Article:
Common treatments for asthma and prostate cancer could affect bone health, according to two new studies published in the New England Journal of Medicine (NEJM).
“Based on these findings in NEJM, we have further scientific evidence that some medical therapies promote bone loss,” said Bess Dawson-Hughes, MD, in a press release. Dawson-Hughes wrote an editorial about the subject in the September 27 issue of NEJM. She is a professor and an expert in bone metabolism at Tufts University School of Medicine in Boston.
One of the studies found that young, asthmatic women who used inhaled glucocorticoids lost more bone mass than women who did not undergo such therapy. The other study found that prostate cancer patients who used hormone therapy (leuprolide) suffered bone loss, but not as much if they were also treated with pamidronate (an oral bisphosphonate).
Experts say the popularity of drugs such as leuprolide and inhaled glucocorticoids prompt the need for research looking into the consequences of such therapies.
Bone loss among prostate cancer patients is an important problem that requires attention, says study author Matthew Smith, MD, PhD, assistant professor of medicine at Massachusetts General Hospital in Boston. “This year in the United States, about 200,000 men will be diagnosed with prostate cancer. Many of these men will receive hormonal therapy at some time during the course of their treatment. We’re talking about tens of thousands of men per year who will begin hormonal therapy for prostate cancer.”
Most men who undergo hormone therapy suffer serious skeletal complications because the drug leuprolide encourages the breakdown of bone, according to Smith and his co-authors. They say, however, that use of pamidronate protects against such bone loss. In their study, men treated with hormone therapy alone experienced a 3.3% loss in bone density, whereas men treated with hormone therapy plus pamidronate experienced no changes.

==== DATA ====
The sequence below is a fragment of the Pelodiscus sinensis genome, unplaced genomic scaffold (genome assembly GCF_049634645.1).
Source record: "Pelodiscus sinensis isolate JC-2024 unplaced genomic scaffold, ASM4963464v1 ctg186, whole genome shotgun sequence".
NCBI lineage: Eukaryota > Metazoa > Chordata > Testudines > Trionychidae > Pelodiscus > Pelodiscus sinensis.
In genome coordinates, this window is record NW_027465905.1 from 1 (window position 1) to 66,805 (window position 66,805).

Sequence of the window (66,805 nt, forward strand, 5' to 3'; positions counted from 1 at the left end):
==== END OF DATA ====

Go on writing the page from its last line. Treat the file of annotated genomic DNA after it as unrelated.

Smith encourages patients to consult with their doctors about the best treatment options for them.
Dawson-Hughes offers suggestions for patients who are concerned about bone loss. “Although substantial research has shown that some medical therapies, like leuprolide and both inhaled and oral glucocorticoids, accelerate bone loss, there are protective measures that can be taken in conjunction with these treatments in order to minimize such bone loss,” she said. Her recommendations include:
* Oral bisphosphonates, such as alendronate and risendronate, which reduce corticosteroid-induced bone loss. This option, however, is not recommended for pregnant or young women.
* Weight-bearing exercise, calcium, and vitamin D.
* Oral contraceptives.
Women who are interested in finding out about other options for asthma care are encouraged to visit the Web site of the National Heart, Lung, and Blood Institute at www.nhlbi.nih.gov.
Article By: Dulce Zamora, Medical Writer